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Food waste champions from the Bath and North East Somerset (B&NES) and Bristol City districts were shown around the impressive anaerobic digestion facility. The Feed Me and Win campaign rewarded households that were found to be recycling the most, and the winners took part in a tour
led by GENeco business development manager Julian Okoye.
Julian showed them how the plant recycles using a natural process that occurs in the absence of oxygen, breaking food down into fertiliser and biomethane gas. The plant uses this gas to put electricity back into the grid, as well as powering vehicles like the Bio-Bug Volkswagen Beetle
and the Bio-Bus - both of which run entirely on human and food waste.
"It's essential that everyone understands the importance of food recycling, and it's great that GENeco were able to give our campaign winners such a fascinating insight into how their food waste is used to create energy," said councillor Martin Veal, cabinet member for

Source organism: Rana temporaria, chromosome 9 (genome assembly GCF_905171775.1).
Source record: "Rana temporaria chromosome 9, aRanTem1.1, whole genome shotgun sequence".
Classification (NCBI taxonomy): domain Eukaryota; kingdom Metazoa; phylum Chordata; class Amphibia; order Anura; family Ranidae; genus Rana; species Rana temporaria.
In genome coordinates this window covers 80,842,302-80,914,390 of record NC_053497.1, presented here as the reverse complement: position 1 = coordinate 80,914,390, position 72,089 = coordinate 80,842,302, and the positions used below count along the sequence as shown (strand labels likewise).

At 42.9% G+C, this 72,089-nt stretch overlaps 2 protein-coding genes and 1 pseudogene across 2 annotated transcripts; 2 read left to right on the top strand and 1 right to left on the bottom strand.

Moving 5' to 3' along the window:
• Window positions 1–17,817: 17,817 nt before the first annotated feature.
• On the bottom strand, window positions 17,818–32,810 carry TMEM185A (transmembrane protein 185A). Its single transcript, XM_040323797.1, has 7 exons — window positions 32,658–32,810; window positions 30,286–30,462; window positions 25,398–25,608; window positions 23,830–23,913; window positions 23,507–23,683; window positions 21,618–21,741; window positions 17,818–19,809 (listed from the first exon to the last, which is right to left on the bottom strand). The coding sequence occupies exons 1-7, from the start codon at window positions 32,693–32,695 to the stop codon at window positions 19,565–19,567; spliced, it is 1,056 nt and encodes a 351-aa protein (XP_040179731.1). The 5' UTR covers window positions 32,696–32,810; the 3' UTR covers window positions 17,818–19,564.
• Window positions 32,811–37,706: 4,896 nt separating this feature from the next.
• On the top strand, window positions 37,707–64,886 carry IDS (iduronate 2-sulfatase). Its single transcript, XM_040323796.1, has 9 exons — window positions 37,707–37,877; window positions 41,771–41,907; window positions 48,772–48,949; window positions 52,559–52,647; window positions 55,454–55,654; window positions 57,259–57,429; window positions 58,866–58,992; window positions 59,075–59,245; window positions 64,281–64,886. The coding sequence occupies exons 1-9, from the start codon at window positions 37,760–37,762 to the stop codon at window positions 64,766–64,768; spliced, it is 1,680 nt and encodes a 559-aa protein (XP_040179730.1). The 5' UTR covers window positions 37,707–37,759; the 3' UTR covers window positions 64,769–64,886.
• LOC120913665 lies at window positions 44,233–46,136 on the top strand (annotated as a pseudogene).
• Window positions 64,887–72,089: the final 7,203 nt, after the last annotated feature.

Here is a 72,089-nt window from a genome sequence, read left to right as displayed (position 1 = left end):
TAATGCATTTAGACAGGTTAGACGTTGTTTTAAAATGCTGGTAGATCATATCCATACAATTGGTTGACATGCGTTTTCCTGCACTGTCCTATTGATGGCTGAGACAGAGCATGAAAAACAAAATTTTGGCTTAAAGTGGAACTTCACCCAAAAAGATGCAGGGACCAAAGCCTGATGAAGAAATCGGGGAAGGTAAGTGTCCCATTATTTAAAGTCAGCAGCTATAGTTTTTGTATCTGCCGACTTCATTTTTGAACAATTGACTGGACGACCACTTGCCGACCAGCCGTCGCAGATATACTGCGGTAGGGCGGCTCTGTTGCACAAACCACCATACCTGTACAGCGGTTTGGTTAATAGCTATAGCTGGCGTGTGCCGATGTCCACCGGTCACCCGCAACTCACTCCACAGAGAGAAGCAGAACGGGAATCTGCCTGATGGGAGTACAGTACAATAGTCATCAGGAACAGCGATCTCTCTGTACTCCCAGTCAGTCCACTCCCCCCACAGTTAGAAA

community services at B&NES Council.
"We launched the Feed Me and Win campaign to encourage people to stop sending their food waste to landfill and to do their bit to recycle as much as possible and help the environment."
Bristol City Council winner Janice said: "Our trip to the food recycling plant was fantastic and interesting. We could never have imagined before what happens to food and what it ends up as."
To find out more about how food is recycled visit
Biomethane generated by waste can be used as a substitute for natural gas in homes and in vehicles. It's the fuel of the future, but it's here now.
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